Meanwhile, Brett Bailey’s South African company Third World Bunfight presents a very original take on Verdi’s Macbeth. And Pindorama, Lia Rodrigues’ magnificent dance company from the Rio de Janeiro favelas, is really not to be missed (pictured above).
KFDA explores our political, social and economic realities, urbanisation, migration and populism, disillusionment and hope, impotence and action, commodification and creation, through a dazzling array of aesthetic forms. In KFDA, artists take risks without compromising quality, mirroring new movements that unfold wherever there is resistance to staid ideas and enfeebled democratic systems.
Brazilian choreographer Marcelo Evelin has created a parade, Batucada, derived from the rhythms of the samba, waiting to erupt on to the streets of Brussels from Cinema Marivaux, showing us that a festive carnival procession shares a lot in common with a protest march. As the programme brochure puts it, Batucada is “an urban parade, an anti-Olympic procession, a pagan festival, a masked protest, an outbreak of an inner revolution.”
Every new project of the Antwerp-based collective Berlin starts with Yves Degryse and Bart Baele’s arrival in a city or a region. With curiosity, cameras, interviewing techniques and patience galore, they subsequently attempt to film a portrait of the place by allowing selected residents to speak for themselves.
It’s impossible to tell if we use actors or real people
The result is typically a colourful and original perspective, created with a critical eye, subtlety and finesse. Perhaps All the Dragons [in our lives are princesses who are only waiting to see us act, just once, with beauty and courage], the third part of their Horror Vacui (fear of emptiness) series, premieres at KFDA.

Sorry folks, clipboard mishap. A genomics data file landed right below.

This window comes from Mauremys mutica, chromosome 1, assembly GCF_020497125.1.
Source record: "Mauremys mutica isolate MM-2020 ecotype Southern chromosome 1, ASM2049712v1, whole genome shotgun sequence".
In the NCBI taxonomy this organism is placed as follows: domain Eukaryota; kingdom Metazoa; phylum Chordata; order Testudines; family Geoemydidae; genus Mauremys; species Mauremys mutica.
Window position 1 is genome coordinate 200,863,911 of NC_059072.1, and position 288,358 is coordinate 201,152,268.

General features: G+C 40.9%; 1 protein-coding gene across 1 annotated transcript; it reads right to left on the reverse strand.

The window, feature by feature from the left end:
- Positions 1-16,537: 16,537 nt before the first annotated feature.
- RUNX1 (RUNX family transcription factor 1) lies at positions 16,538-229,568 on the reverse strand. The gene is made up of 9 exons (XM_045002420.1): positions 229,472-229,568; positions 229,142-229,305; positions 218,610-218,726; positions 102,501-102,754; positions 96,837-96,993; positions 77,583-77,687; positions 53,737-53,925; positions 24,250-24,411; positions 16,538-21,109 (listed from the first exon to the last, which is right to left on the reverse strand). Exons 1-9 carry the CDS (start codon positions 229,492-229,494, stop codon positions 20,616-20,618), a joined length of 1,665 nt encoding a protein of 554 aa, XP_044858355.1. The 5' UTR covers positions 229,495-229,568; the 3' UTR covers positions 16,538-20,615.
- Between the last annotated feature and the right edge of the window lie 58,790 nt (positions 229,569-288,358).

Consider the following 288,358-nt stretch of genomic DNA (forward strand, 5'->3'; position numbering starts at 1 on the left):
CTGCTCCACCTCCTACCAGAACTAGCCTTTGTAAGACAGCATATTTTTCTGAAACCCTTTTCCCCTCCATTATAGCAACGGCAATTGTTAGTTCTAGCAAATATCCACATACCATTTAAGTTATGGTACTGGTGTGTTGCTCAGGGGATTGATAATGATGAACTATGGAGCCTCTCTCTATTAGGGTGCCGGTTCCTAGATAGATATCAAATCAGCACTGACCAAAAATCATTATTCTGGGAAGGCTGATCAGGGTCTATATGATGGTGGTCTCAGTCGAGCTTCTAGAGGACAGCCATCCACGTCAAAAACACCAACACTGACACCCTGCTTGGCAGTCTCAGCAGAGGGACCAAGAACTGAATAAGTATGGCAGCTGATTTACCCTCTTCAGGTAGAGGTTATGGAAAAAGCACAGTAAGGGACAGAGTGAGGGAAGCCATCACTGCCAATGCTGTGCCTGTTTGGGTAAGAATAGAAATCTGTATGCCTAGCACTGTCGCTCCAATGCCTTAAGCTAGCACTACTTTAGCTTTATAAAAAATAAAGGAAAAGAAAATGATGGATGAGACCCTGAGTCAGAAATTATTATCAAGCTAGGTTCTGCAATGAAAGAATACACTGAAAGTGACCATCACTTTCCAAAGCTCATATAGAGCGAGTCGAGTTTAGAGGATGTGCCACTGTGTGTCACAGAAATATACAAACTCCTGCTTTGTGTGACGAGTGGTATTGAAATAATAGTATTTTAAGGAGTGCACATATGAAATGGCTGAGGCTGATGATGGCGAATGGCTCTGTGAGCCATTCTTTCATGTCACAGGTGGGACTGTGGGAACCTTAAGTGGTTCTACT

“It’s a great festival,” says Degryse. “Being there before with our productions Bonanza and Moscow changed our company to some extent. It introduced us to new audiences and opened doors for international touring. But our work has always had an international dimension; we choose to work in cities across the globe.”
Their interdisciplinary style places audiences in different configurations with multiple screens. “Spectators often tell us they spend a long time reflecting on the experience afterwards,” Degryse says. “They also ask if we use actors or real people. It’s impossible to tell. We allow interviewees time to express themselves, starting with a list of 40 annoying questions from Max Frisch’s diaries – things like ‘Do you have a sense of humour when you’re alone?’ Then the real stories slowly start to emerge.”
Perhaps All the Dragons places the audience around a table, the screens situated directly opposite each chair. “The format for the audience is usually a reflection of the city, its story,” Degryse says, adding that the art collective likes to blur the boundaries between fiction and reality. “Dragons has 30 stories we went back and collected from people and situations that interested us. Some of them are re-enacted, but 29 of them are true. Which one is the lie?”
Degryse says that collaborations are critical in Berlin’s work because the collective can spend as much as 18 months on a project and also have to find interviewees. “It’s good to be back at the Kunstenfestival,” he says. “They provide mental as well as financial support and are always interested in future projects. That’s important.”
Photo by Sammi Landweer